Is a "Cake and Punch" Reception Right for You?

Find out if this wedding reception style is the right decision for your nuptials.

Though weddings nowadays are far more personalized than they used to be, there are many common themes that still run through the majority of couples’ big days. Most eager brides and grooms do not have much of a problem with sticking to the customary timeframe and itinerary of a wedding, but others are not planning to dive into the metaphorical deep end of the bridal pool. If you’re looking to host a more low-key reception following your nuptials, but have yet to discover a sophisticated way in which to go about doing so, you may want to consider having a “cake and punch” reception. If you’re unsure about the concept – or are simply unfamiliar with it – here are some of the key points of this design.

-  You don’t necessarily serve cake and punch. In the past, these types of receptions were common and followed immediately after the ceremony in the basement of the church or at a local residence. At these events, guests were served cake and punch; but this is no longer strictly the case. Cake-and-punch receptions give you the power of flexibility in your serving choices – you arrange an appetizer or dessert table and a drink station featuring as many or as few options as you’d like for friends and family to nibble and sip on. Contrary to popular belief, these receptions do not automatically signify a dry wedding – you can absolutely provide alcoholic beverages as part of your drink options. The key is to provide small bites and not a full meal; this will leave time for dancing and/or playing games and will ensure that the event will not be a lengthy one.

-  It’s best for morning and midday weddings. If you desire saying your vows earlier in the day, cake-and-punch receptions are often expected. You don’t need to serve your friends and family a full meal, and you can tailor your food options to the time of day guests will be eating. Of course, the closer to lunchtime the reception falls, the more “small bite” options you may consider providing. Think about it: how sweet does a mimosa brunch reception with your nearest and dearest sound after you tie the knot?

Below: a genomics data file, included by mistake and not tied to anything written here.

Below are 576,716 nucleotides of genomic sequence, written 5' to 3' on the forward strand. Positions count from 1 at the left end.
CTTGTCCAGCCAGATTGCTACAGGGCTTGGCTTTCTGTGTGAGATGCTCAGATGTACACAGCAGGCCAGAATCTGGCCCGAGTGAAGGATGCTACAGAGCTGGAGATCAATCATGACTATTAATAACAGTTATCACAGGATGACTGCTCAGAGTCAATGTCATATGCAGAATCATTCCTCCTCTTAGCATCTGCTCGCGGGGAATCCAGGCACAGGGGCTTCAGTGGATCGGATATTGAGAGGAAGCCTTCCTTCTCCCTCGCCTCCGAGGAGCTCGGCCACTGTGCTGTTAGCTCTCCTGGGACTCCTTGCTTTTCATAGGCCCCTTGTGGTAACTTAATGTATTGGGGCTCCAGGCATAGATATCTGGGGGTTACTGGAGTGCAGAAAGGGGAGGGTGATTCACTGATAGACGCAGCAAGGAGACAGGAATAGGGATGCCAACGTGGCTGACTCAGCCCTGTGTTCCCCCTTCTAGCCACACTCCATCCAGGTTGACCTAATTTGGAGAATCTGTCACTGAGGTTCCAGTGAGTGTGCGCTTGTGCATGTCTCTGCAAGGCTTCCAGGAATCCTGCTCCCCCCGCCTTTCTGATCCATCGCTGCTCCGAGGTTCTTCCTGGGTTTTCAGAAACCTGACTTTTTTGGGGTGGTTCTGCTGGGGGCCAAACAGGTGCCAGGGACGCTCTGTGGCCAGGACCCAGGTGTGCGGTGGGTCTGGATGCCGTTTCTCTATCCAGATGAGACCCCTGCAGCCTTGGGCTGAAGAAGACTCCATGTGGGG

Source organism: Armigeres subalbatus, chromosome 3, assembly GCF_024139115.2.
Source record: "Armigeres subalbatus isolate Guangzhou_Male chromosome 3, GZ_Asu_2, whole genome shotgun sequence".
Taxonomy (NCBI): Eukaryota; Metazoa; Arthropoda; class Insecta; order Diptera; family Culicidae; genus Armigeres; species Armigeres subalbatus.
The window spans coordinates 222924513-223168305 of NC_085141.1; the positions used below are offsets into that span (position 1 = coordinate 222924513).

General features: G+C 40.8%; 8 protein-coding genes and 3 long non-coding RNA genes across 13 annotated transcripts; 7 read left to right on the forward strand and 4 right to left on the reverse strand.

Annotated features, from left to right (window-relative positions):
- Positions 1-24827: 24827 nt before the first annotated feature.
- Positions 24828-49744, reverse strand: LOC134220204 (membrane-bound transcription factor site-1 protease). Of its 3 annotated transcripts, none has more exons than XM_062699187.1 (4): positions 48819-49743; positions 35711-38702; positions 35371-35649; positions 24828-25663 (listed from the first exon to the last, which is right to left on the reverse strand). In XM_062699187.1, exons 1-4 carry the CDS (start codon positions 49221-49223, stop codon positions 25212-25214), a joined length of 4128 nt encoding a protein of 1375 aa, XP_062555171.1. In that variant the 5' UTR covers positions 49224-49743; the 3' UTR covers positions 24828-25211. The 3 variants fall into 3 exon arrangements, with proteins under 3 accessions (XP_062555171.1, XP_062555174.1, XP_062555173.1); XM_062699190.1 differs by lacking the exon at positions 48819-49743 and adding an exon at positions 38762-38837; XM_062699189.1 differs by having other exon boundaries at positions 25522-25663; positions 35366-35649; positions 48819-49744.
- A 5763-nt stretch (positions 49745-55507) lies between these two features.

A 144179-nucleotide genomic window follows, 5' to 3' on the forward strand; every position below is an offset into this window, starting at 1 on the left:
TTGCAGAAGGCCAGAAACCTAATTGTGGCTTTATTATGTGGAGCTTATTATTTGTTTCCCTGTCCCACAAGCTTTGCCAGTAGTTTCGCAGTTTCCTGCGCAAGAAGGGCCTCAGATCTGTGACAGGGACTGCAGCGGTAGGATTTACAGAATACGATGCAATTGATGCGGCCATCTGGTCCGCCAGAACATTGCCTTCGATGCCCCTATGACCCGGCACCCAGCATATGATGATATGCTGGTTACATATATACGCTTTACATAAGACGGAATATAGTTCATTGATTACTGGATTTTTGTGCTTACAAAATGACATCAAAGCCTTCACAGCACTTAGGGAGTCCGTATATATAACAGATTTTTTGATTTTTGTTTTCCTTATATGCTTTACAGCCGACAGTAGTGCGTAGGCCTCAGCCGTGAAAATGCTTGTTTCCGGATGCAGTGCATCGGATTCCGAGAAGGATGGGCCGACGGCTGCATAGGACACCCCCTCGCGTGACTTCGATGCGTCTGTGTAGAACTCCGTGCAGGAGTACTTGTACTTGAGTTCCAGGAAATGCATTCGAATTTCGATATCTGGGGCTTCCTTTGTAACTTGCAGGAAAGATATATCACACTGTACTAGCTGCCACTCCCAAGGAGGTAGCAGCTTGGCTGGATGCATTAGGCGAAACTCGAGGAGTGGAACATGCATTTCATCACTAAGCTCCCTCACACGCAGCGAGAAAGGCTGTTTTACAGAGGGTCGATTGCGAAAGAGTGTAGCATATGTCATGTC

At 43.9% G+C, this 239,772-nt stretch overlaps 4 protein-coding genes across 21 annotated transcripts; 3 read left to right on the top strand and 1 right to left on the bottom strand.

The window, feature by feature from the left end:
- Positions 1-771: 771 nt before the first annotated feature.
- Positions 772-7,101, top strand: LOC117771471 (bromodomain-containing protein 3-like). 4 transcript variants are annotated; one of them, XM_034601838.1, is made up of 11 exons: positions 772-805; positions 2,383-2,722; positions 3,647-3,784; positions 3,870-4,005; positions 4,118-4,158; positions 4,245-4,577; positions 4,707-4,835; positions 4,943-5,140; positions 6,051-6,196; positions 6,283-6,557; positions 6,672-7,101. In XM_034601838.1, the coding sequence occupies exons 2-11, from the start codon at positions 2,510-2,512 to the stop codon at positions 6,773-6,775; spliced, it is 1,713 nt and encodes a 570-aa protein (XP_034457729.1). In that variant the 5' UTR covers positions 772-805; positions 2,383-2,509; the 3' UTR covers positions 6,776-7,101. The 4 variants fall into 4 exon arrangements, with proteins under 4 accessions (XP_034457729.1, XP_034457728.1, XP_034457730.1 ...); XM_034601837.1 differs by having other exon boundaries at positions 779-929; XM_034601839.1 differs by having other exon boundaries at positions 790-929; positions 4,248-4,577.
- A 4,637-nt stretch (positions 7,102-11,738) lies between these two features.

-  They are typically less costly. Due to the fact that you aren’t putting a large portion of your budget toward an extensive meal, you have the opportunity to save that money, or dedicate it to another portion of your big day. Perhaps you’d like to lengthen your stay at your honeymoon destination or put that money toward your first marital home!

-  If you’re having a smaller event, it's a great alternative to tradition. If your guest list is under forty people, a cake-and-punch reception can help to make your celebration feel even more intimate. Guests will have free reign to sit wherever they please and mingle with everyone else. Additionally, you’ll have more time for other fun activities that will bring attendees together and strengthen the bonds they have with one another. 

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Opening photo by Yvette Roman

Authored by: Megan Simpson